James van Dellen

Syringomyelia-Chiari 2018 International Symposium Organised by the Ann Conroy Trust, in association with Aesculap Academia.

 

Syringomyelia-Chiari 2018

 

Obstetric aspects

 

Chiari and syringomyelia; pregnancy and labour; evidence and anecdote

 

James van Dellen

 

In the intriguing topic of Chiari and syringomyelia there is, as yet, an unexplored aspect and that is the circumstances surrounding pregnancy and parturition. There is a female dominance with Chiari and there would be understandable concern, in female patients diagnosed with Chiari or syringomyelia, regarding their falling pregnant and the effects that this would have upon them. The default advice is largely to consider family planning very carefully, and some women are even advised to avoid falling pregnant altogether. There are many who would not be aware that they have Chiari or syringomyelia and who have had children before they were first diagnosed. There are also those who are, very exceptionally, diagnosed during pregnancy and, extremely rarely, during parturition. Such instances are without recorded scientific case reports of any adverse events but more likely simply anecdotal statements of concern. There are case reports and small series of reports on delivery practices with Chiari/syringomyelia mothers-to-be, with the vast majority taking a default position of advising elective Caesarean section. Again there are anecdotal case descriptions, not scientifically recorded, of 'misadventures' with parturition and pain control. Litigation consequences are the main concern. The conundrum persists but, as yet, very few substantive reports exist; a conundrum because a normal vaginal delivery might reasonably be regarded as the ultimate Valsalva manoeuvre. In terms of current views regarding the mechanisms of origin and symptom production from Chiari and syringomyelia, we must ask ourselves, how do pregnancy and parturition stack up against these theories?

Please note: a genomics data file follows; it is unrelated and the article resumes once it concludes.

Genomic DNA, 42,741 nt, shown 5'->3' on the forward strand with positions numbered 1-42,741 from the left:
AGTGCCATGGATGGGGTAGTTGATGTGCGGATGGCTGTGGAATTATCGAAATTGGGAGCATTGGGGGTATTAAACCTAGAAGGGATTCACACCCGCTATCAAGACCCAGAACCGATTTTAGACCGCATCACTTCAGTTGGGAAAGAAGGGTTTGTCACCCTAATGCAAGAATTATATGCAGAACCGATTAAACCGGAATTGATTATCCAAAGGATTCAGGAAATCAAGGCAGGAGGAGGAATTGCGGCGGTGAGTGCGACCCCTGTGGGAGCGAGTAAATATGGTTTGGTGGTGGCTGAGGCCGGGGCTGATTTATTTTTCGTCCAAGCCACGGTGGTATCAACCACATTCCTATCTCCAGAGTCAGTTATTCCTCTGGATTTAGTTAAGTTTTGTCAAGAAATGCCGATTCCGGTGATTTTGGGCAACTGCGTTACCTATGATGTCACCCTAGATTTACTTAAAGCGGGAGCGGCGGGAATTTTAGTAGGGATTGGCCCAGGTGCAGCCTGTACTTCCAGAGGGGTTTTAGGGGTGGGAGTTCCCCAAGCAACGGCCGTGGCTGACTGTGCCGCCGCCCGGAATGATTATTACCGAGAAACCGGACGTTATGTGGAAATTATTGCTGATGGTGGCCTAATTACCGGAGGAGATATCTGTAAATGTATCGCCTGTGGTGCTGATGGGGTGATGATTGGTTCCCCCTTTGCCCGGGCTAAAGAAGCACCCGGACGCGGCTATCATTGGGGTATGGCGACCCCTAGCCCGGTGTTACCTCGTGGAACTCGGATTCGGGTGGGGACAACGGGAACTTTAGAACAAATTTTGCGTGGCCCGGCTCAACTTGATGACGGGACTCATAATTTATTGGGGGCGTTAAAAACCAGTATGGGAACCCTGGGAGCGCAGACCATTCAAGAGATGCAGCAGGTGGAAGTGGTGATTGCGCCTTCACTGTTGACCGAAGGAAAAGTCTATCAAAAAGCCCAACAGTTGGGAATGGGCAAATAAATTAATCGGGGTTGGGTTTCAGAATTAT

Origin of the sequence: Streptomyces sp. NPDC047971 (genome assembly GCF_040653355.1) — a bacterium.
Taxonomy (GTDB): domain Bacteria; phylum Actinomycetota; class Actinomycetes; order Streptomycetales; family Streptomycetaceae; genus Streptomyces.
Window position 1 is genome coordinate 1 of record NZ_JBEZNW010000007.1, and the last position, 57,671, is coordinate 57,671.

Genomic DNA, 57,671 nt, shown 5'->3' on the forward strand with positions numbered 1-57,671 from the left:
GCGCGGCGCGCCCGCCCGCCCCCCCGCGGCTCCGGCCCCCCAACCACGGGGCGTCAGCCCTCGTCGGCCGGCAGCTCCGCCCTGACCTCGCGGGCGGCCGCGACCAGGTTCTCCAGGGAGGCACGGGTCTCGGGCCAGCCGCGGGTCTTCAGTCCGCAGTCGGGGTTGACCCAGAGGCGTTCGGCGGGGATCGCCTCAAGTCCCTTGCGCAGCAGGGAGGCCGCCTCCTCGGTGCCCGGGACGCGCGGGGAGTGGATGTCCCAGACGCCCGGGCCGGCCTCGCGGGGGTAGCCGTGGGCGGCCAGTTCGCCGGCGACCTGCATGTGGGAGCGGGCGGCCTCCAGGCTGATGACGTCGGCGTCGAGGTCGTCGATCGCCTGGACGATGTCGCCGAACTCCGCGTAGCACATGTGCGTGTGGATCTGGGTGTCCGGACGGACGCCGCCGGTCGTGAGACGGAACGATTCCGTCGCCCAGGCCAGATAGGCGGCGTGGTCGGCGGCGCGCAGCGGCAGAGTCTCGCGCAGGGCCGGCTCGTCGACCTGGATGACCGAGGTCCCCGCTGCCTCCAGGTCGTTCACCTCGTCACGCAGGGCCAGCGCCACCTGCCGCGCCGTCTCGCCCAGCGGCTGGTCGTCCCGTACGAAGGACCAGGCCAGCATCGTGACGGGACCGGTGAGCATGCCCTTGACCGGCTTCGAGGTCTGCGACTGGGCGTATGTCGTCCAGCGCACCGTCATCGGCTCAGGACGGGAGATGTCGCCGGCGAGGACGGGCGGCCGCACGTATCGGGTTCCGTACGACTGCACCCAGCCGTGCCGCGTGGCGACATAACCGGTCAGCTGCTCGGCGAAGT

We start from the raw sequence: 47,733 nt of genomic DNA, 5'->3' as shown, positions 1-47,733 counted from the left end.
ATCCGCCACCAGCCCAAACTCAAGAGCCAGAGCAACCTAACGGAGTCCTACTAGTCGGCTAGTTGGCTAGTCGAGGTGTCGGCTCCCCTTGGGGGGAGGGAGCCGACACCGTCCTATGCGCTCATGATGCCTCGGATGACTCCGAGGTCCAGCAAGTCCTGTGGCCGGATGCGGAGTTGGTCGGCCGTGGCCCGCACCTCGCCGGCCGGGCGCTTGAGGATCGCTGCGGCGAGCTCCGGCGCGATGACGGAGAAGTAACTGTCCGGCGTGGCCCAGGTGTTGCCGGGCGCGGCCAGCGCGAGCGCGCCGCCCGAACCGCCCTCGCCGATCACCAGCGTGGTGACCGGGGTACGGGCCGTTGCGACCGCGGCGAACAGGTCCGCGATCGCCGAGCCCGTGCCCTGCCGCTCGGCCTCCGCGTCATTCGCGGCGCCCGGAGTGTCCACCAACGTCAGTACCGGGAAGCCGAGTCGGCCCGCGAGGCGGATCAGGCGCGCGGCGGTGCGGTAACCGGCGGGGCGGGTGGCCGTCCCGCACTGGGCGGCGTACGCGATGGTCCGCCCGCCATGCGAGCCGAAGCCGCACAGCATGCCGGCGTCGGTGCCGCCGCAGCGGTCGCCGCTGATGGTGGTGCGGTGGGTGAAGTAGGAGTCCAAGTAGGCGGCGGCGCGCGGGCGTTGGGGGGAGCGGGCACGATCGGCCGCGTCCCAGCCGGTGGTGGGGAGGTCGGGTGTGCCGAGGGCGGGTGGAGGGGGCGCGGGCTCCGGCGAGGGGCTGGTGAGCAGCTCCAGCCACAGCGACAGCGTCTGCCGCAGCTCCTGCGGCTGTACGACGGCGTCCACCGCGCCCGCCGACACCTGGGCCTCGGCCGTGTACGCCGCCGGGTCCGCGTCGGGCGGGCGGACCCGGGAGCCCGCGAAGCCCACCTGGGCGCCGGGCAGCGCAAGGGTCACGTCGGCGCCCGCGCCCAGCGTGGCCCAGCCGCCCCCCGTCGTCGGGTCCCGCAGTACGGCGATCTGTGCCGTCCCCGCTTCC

The symposium is co-organised by The Ann Conroy Trust, in association with Aesculap Academia.

 

The Ann Conroy Trust is Registered Charity No: 1165808.

We provide Support, Education and Research for patients living with Chiari Malformation, Syringomyelia and associated conditions.